Victoria Park's new HK$800 million swimming pool complex opened with a ceremonial splash yesterday, but its "incomplete" facilities failed to impress an Olympic diving champion.
At the official opening ceremony yesterday, two-time Olympic gold medallist Qin Kai wondered if the pool was up to international standards due to its lack of a three-metre fixed-dive platform.
"The complex is very pretty. But I do have one small suggestion - there is no three-metre platform. All standard [diving] facilities have three-metre platforms," said Qin, who nabbed gold for China in both Beijing and London for synchronised diving.
In a statement, the Leisure and Cultural Services Department said the pool had diving platforms and springboards of various heights, which all met international standards for training and high-level competitions.
The dive tower is equipped with one-metre and three-metre springboards, and then has fixed platforms at seven metres and 10 metres.
The national diving squad joined the city's finest in showcasing their talents on the diving tower at the sold-out ceremony yesterday.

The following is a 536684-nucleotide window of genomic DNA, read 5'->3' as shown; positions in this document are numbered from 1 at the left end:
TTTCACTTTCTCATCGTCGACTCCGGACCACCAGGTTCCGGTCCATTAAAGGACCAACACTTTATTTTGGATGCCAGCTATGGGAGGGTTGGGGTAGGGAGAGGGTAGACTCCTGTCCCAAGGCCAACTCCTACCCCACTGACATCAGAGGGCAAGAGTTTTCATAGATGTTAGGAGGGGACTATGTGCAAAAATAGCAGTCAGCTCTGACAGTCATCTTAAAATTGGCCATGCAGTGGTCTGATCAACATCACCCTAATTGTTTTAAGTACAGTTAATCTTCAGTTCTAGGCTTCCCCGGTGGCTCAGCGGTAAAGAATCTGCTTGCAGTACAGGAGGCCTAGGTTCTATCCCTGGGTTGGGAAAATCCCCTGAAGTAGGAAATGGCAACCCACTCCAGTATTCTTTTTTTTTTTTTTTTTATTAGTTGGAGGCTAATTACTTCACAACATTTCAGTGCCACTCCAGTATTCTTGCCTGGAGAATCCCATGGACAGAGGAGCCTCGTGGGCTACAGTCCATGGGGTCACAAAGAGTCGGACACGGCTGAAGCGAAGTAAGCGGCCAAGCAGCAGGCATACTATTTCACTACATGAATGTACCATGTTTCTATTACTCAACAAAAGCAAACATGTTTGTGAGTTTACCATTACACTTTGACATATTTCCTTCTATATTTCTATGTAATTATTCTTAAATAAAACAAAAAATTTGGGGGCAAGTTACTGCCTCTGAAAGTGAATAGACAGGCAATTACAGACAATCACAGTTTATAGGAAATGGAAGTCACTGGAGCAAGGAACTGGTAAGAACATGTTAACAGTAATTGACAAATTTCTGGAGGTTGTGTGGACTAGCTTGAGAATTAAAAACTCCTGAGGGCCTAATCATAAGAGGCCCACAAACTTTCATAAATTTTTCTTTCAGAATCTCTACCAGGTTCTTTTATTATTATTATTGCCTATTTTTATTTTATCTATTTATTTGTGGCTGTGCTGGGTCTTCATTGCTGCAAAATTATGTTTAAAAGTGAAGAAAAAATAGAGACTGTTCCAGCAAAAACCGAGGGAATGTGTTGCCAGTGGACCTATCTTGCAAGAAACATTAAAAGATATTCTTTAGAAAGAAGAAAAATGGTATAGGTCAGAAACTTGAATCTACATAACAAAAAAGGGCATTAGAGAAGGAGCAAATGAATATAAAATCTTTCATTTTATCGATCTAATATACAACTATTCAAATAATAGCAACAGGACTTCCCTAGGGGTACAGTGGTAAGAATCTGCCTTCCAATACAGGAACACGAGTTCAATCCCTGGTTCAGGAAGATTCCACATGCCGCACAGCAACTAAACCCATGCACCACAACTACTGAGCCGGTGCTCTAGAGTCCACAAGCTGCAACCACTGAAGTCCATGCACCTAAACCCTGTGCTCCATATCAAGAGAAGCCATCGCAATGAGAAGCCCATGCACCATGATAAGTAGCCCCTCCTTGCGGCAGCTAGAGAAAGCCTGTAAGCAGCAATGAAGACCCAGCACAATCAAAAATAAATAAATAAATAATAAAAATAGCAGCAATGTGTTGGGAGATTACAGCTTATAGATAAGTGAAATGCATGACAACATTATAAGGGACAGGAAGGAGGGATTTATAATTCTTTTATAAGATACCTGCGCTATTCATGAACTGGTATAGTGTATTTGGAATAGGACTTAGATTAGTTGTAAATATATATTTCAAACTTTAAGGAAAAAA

Awestruck spectators in the sold-out crowd watched as Wu Minxia, He Zi and Chen Ruolin took turns leaping off the three-metre springboard and 10-metre platform.
"I came all the way from Sha Tin to watch the national team. We take our kids to these events to open their eyes to different sports," said Edmond Ng, who was there with his wife and two daughters.
The national team was joined by Hong Kong divers Xie Zhen and Sharon Chan - both East Asian Games medallists - Chow Ho-wing, Jason Poon Wai-ching and Leung Sze-man.
Xie said: "It's an honour to perform with the national squad. We're training for next year's Asian Games, so hopefully this experience will help us achieve better results."
In addition to the diving, a synchronised swimming performance and a 4x50-metre short-course relay race were held. The latter saw the Fire Services Department set the fastest time.
The new 2,500-seat indoor complex opened its doors to the public in September, taking over from the old public pool, which closed that month due to ageing facilities.
The new complex houses a 50- by 25-metre Olympic-sized main pool and a 33- by 25-metre multipurpose pool capable of hosting diving, synchronised swimming and water polo. Both are fitted with movable floors to adjust depth levels.
According to the department, the pool complex has received an average of well over 1,600 patrons per day since its opening.
Secretary for Home Affairs Tsang Tak-sing said he hoped the new complex would help to attract more international sporting events to Hong Kong and raise the profile of local swimming talent.